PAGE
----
The issue of the smell of alcohol as compared to this decision is interesting, though I suppose they just breathalyze you (I think they get around that by saying you don't have to blow-then taking your license as driving is a privilege not a right) and don't necessarily search your car. Overall I think its good that the courts are being consistent with our laws. The fact is that a faint odor of marijuana could be consistent with a non-criminal amount of weed, and apparently the potential for a 'civil' amount of weed to be present does not pass the test of PC. The people of Massachusetts voted on it, and if the cessation of arrests based on faint odors during traffic stops represents a serious blow to our war on drugs, then there are larger issues in play.

  • Msquare Msquare on Apr 23, 2011

    The rules are there for a reason, folks, and they're there to protect you and me. Anyone can be a potential criminal in the eyes of the police, and the rules prevent them from railroading anyone they want for anything they want. If you want a fair shake, you have to give it to everyone. I never agreed with the whole "driving is a privilege" nonsense. If it were, then the privilege could be denied for any reason, not just through due process. If you qualify for a license by being the appropriate age and having passed the tests, you cannot be denied. That is not a privilege, that is a right. You can have that right restricted for abusing it, just like any other. But that has to be done via due process, even if most traffic courts are a joke. If that makes it harder for cops to look for crack in someone's pocket, tough noogies. Just like if you're old enough to vote and register, you cannot be turned away. Recent laws barring convicted felons from voting are wrong as well. Taking away the right to own a gun from someone with a history of misusing weapons is one thing, taking away their citizenship is another.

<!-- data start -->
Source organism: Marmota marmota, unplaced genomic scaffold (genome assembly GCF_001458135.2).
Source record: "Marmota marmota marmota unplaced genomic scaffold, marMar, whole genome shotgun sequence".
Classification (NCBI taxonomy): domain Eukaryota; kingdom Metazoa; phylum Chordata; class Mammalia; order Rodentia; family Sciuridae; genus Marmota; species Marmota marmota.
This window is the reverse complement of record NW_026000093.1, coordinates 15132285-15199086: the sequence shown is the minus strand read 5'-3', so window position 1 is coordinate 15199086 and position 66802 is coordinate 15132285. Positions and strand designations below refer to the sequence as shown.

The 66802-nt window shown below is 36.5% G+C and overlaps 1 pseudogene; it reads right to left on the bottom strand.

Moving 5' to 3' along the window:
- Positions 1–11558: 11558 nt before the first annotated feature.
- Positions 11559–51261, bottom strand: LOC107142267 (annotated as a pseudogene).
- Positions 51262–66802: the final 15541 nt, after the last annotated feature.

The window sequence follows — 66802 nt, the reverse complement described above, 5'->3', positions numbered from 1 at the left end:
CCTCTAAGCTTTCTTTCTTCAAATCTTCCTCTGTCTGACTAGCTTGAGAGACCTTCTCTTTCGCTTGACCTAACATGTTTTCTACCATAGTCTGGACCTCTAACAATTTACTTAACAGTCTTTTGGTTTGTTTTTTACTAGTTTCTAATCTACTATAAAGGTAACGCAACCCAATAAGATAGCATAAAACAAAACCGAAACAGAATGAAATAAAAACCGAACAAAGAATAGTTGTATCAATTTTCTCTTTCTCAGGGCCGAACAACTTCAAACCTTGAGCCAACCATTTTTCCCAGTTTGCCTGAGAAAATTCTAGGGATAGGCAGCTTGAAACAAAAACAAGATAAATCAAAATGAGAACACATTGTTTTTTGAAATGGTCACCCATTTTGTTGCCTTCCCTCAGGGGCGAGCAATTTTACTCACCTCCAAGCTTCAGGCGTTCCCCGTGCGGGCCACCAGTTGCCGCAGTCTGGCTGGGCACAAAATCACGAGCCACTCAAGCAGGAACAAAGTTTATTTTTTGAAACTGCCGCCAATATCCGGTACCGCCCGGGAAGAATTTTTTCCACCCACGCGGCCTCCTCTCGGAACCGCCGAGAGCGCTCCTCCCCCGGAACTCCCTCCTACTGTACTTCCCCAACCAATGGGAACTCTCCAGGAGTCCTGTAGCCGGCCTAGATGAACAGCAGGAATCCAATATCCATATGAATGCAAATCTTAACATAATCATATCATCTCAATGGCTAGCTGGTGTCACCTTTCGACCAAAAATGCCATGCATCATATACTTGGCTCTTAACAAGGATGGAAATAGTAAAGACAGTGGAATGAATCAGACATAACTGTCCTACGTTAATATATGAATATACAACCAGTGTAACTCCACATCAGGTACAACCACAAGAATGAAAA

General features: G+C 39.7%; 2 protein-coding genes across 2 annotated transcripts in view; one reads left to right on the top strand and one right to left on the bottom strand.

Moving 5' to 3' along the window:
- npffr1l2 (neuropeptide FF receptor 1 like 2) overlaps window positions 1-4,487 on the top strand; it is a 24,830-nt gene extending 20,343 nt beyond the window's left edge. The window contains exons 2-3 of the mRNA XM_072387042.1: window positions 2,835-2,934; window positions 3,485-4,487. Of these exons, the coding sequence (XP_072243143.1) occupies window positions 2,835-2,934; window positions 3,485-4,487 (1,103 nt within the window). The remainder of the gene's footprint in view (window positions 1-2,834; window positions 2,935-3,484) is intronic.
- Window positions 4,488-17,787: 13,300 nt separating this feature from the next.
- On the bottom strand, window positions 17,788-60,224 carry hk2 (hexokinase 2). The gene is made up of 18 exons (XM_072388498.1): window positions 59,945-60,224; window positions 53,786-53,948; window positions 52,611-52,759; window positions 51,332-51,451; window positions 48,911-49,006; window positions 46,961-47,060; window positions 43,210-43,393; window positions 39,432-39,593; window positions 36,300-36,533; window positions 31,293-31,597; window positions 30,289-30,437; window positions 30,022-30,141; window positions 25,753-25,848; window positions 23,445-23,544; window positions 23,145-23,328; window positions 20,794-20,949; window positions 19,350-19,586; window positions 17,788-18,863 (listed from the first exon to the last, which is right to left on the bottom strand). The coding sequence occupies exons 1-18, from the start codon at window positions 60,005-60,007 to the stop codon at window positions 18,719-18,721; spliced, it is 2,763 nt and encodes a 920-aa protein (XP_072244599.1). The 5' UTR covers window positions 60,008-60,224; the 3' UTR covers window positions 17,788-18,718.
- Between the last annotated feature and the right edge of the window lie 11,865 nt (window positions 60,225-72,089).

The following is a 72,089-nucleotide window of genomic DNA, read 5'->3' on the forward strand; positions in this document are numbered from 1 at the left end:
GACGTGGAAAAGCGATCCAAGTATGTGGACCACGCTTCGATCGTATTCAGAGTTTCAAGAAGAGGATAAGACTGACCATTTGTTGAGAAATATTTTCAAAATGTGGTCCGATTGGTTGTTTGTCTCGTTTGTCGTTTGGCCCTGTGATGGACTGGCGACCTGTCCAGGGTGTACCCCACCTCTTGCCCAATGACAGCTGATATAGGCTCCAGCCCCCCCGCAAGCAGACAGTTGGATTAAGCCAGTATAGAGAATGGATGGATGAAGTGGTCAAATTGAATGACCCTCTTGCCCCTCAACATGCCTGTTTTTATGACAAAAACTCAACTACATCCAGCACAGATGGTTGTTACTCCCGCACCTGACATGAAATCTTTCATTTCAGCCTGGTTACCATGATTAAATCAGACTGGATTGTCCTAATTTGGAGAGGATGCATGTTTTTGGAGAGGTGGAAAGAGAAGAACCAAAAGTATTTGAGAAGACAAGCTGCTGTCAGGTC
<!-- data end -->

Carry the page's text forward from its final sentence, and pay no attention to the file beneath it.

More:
• Damon Thomas Adding to the POSITIVES... It's a pretty fun car to mod
  • GregLocock Two adjacent states in Australia have different attitudes to roadworthy inspections. In NSW they are annual. In Victoria they only occur at change of ownership. As you'd expect this leads to many people in Vic keeping their old car.So if the worrywarts are correct Victoria's roads would be full of beaten up cars and so have a high accident rate compared with NSW. Oh well, the stats don't agree.
  • Lorenzo In Massachusetts, they used to require an inspection every 6 months, checking your brake lights, turn signals, horn, and headlight alignment, for two bucks.Now I get an "inspection" every two years in California, and all they check is the smog. MAYBE they notice the tire tread, squeaky brakes, or steering when they drive it into the bay, but all they check is the smog equipment and tailpipe emissions.For all they would know, the headlights, horn, and turn signals might not work, and the car has a "speed wobble" at 45 mph. AFAIK, they don't even check EVs.
  • Not Tire shop mechanic tugging on my wheel after I complained of grinding noise didn’t catch that the ball joint was failing. Subsequently failed to prevent the catastrophic failure of the ball joint and separation of the steering knuckle from the car! I’ve never lived in a state that required annual inspection, but can’t say that having the requirement has any bearing on improving safety given my experience with mechanics…
  • Mike978 Wow 700 days even with the recent car shortages.